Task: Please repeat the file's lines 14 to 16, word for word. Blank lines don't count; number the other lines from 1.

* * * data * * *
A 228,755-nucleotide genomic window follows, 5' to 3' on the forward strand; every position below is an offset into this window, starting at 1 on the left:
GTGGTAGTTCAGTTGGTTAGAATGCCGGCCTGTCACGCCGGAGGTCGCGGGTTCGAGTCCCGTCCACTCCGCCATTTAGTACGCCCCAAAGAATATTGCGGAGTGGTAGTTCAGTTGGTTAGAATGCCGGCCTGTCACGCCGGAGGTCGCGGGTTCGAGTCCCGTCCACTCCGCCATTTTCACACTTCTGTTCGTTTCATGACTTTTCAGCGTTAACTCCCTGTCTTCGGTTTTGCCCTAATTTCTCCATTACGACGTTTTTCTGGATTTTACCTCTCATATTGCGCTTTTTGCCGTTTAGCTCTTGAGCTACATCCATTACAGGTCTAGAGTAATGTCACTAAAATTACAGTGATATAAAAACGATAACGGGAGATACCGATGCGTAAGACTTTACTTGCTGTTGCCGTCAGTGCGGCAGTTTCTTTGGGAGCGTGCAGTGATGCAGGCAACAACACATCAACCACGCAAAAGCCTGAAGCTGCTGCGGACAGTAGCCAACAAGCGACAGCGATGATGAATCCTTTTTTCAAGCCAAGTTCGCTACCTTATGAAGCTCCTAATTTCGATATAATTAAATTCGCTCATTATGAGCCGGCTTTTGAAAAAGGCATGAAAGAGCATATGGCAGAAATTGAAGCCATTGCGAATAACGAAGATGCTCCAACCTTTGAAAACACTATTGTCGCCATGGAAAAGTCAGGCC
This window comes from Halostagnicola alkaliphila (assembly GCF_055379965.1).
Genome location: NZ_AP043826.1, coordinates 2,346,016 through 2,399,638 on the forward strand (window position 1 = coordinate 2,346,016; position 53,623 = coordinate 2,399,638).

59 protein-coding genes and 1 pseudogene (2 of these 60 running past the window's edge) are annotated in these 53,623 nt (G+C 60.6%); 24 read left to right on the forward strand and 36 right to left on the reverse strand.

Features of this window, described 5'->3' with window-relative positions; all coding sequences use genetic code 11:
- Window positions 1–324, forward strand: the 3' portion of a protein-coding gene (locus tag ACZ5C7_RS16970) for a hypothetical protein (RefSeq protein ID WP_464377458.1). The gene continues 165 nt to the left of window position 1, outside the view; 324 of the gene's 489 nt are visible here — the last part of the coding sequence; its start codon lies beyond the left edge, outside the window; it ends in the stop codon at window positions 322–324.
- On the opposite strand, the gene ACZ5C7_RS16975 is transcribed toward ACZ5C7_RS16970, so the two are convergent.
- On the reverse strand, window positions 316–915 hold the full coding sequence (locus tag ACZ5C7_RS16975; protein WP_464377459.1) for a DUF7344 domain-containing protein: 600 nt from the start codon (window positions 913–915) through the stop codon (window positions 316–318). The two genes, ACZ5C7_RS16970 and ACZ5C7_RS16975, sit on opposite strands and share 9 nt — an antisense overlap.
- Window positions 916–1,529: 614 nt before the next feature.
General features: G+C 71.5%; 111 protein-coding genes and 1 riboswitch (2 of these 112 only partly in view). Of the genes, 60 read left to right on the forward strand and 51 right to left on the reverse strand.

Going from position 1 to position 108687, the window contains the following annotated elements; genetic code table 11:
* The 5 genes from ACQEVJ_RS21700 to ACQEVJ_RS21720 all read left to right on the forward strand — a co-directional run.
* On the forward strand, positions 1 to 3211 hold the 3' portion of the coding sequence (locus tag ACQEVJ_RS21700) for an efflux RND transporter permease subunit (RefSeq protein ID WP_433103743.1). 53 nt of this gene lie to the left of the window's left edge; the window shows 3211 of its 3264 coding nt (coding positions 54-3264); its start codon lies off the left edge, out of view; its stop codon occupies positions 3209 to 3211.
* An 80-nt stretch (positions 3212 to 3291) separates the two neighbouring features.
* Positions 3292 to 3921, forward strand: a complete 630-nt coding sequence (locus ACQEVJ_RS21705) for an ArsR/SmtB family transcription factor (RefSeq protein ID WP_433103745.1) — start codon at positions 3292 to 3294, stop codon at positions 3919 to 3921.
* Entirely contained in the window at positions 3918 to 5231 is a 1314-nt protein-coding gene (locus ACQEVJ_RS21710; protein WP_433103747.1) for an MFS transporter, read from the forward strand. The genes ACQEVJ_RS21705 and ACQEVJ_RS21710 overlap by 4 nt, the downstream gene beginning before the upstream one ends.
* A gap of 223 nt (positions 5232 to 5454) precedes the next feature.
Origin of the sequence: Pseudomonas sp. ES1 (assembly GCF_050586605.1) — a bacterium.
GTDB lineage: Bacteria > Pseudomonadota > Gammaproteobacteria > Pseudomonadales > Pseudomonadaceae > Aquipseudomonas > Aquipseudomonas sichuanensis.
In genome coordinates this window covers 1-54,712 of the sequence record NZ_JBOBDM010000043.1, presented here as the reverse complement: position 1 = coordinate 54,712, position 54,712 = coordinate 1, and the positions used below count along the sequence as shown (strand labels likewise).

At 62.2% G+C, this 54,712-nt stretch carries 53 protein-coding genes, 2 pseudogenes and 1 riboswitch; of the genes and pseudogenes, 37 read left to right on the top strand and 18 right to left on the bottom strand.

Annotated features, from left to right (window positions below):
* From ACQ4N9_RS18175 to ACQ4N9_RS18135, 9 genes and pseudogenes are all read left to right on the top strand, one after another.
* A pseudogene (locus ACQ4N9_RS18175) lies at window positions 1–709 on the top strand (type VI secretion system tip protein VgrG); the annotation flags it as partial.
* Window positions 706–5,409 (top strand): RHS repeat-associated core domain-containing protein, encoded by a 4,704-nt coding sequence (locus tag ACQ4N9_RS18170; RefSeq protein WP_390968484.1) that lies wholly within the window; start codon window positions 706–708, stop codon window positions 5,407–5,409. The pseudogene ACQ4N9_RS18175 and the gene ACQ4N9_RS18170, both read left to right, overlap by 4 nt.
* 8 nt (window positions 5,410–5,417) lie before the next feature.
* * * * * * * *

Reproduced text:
* On the forward strand, positions 1 to 3211 hold the 3' portion of the coding sequence (locus tag ACQEVJ_RS21700) for an efflux RND transporter permease subunit (RefSeq protein ID WP_433103743.1). 53 nt of this gene lie to the left of the window's left edge; the window shows 3211 of its 3264 coding nt (coding positions 54-3264); its start codon lies off the left edge, out of view; its stop codon occupies positions 3209 to 3211.
* An 80-nt stretch (positions 3212 to 3291) separates the two neighbouring features.
* Positions 3292 to 3921, forward strand: a complete 630-nt coding sequence (locus ACQEVJ_RS21705) for an ArsR/SmtB family transcription factor (RefSeq protein ID WP_433103745.1) — start codon at positions 3292 to 3294, stop codon at positions 3919 to 3921.